Tuesday, December 05, 2006
“I perhaps owe having become a painter to flowers.” Claude Monet
We all have had flowers around us at some time or the other. In gorgeous bouquets to greet us for this, that or the other occasion, reposing in a vase and brightening up the drabbest room, wearing it in our hair, even around our neck especially politicians and then at the feet of the deities. We use flowers all the time to speak for us when words fail us, to wriggle out of sticky situations, to woo and seduce, to pray, supplicate and propitiate (the gods, the boss or the wife!), to beautify and even to grieve and remember. We extract their essences and oils and use them to perfume our worlds, heal our bodies and minds and in the protective embrace of their fragrance, we offload our worries and stress and relax.
But, we leave the growing of flowers to other people. That’s bit like asking someone else to bear and bring up our children and give back them to us when all the difficult bringing-them-up bits are over and they are now self-sufficient, healthy, successful adults. And in doing so, we miss the indescribable experience of watching a flower grow. I know, I should have said, “growing a flower”. But, as in the case of children, we think we “grow” them, but actually all that we do (and can do) is provide the right conditions – sun, food, water, love, protection - and they grow themselves to become whatever they become. A rose, a biochemist, a jasmine, a dancer, a hibiscus, a football player.
So, what am I saying? Two things, actually
First, grow some flowers.
Second, it’s not easy.
Let me tackle the second thing first. Naturally, the question being, if it is not easy, then why do it at all? I’ll answer that in many ways. First, because the best things in life are also the most difficult. A happy marriage, the round chappati, a perfect. All of them take perseverance, practice and patience. Last week, I watched the Olympian girl gymnasts perform what is called rhythmic gymnastics. Each routine lasted for all of a little over a couple of minutes. But as each wisp of a girl wafted and whirled and swirled as if they were spools of gossamer silk thread being woven by a hidden hand or then the daughters of fairies, only we couldn’t see their wings, I knew that in every instant of those incredibly difficult, breathtakingly beautiful few minutes was an entire lifetime of hard, grueling, dedicated work, perhaps to the exclusion of all else. Because, if you think about it, the more effortless a thing seems, the more tireless effort has gone into it.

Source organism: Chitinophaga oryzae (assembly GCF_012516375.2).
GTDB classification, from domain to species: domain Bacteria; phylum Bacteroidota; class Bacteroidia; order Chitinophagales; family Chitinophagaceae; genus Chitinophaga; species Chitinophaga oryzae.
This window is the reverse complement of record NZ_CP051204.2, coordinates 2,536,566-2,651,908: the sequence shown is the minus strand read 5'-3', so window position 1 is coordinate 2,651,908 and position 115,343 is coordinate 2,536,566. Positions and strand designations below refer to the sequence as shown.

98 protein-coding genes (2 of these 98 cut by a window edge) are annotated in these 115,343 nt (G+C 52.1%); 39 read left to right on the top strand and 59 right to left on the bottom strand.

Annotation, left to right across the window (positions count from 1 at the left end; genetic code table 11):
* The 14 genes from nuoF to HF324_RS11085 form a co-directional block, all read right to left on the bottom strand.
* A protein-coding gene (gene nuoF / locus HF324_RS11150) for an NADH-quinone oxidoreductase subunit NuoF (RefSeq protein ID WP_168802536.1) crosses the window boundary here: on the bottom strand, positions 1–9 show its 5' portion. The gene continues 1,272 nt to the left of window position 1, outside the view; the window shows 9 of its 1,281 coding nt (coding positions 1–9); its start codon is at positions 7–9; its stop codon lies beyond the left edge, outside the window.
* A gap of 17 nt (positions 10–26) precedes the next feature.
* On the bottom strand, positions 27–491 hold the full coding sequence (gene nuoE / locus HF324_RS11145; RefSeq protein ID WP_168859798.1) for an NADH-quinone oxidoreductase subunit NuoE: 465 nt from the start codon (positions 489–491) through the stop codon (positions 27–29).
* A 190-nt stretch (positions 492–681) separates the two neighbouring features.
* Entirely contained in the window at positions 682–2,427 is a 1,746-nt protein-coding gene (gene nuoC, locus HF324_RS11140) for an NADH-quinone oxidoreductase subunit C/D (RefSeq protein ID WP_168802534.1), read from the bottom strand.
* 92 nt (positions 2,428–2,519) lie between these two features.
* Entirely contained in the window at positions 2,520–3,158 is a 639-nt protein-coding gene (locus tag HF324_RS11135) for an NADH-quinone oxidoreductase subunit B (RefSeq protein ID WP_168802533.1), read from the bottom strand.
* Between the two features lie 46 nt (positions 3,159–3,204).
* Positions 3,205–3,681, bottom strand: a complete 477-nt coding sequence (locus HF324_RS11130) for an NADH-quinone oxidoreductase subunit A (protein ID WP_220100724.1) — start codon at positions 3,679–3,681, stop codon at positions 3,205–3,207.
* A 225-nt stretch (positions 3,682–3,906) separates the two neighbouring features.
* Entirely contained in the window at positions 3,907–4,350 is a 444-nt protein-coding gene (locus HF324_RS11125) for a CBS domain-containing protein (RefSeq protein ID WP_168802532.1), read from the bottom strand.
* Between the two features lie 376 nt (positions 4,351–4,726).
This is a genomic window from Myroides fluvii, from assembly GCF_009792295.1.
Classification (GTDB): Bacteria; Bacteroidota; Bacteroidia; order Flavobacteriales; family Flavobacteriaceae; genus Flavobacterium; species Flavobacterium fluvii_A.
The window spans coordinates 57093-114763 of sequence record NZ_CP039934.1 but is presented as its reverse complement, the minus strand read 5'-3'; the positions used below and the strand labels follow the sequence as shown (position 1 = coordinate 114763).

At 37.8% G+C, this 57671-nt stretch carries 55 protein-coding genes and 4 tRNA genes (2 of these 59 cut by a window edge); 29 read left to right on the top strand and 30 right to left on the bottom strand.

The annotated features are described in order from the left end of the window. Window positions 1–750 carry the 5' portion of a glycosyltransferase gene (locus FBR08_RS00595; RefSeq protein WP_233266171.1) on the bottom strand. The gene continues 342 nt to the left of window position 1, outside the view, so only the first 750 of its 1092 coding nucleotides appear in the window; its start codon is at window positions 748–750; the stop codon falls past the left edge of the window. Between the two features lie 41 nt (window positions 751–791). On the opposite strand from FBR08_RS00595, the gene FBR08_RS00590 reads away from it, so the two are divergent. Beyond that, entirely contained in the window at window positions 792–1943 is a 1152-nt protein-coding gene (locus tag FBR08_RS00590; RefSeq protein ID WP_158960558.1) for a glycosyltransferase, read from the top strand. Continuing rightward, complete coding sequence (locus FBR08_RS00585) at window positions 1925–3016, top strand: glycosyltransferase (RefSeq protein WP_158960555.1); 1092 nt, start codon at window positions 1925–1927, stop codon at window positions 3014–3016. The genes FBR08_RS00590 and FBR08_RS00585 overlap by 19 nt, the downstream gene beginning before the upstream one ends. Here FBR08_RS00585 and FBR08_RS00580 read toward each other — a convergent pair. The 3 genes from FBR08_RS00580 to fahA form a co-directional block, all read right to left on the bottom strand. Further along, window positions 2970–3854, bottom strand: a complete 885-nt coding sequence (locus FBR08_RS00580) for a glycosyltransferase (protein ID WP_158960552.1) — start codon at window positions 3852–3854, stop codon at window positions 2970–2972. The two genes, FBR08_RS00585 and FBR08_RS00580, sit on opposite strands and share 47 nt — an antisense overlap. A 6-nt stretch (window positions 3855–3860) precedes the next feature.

But, in our delusion that we’ve learnt to shrink time and the universe, we want the shortcut, the easy, the instant and as far as possible, the certain. We want guarantees, a result-oriented race for whom there must be an assured return output for whatever we put in - dahlia seeds or the down payment for those expensive computer animation classes. When in fact there are none. Nothing is certain, not that you will be alive the next minute or become a trillionaire next year. Or that you won’t. Bill Gates didn’t know it when he dropped out of college or the man who just died in a motorcycle accident.
So, grow some flowers. Because you learn that the best things in life don’t come that easy. And because you learn that often the things that give you the greatest satisfaction is stuff that you do just for the heck of it. If anybody were to ask me, I’d add three things to every school curriculum. Music, gardening and a craft - anything that teaches you to make things with your hands, like carpentry or cooking or pottery. So that the children learn not just the power of science but also of art. But more on that later….
Which brings me back an entire circle to point number one. Grow some flowers. Because when the flowers bloom – yup, if it is a labour of love and patience, they will - there might just be all kinds of nice things happening inside you. Even if it’s just one brave, bright marigold gently flaming its globed orangeness against a drab city skyline, the sight of it will be soul food. First, joyful disbelief (especially if you are a first time gardener) that you played a part in making something so utterly beautiful happen. Then, as the disbelief fades, your back will straighten up and your chest puff out just a little in the knowledge that somewhere inside you, maybe in the palms of your hands, tingeing the end of your fingertips is something of the Divine, the Magic that created everything and that created you.
And when they’ve done their blooming, don’t pick the flowers as yet. Let them be, breathing gently on their mother plant and every now and then, in a spare moment, go and look at them and allow yourself to marvel, something that as life turns us into jaded cynics and skeptics, we lose the habit of. Because only when you marvel and wonder can there be joy. I’ll end by borrowing words from a man who loved to watch all kinds of things – snow, apples, spiders, birches - and it turned him into one of the greatest English poets of our time. Robert Frost. “Earth’s the right place for love, I don’t know where it’s likely to go better.” he says in his poem, “Birches”. I couldn’t agree with him more but it’s the last line of that poem that kinda sticks in the head:
“One could do worse that be a swinger of birches.”
One could do worse that be a grower of flowers.
Posted by ratna rajaiah at 8:07 AM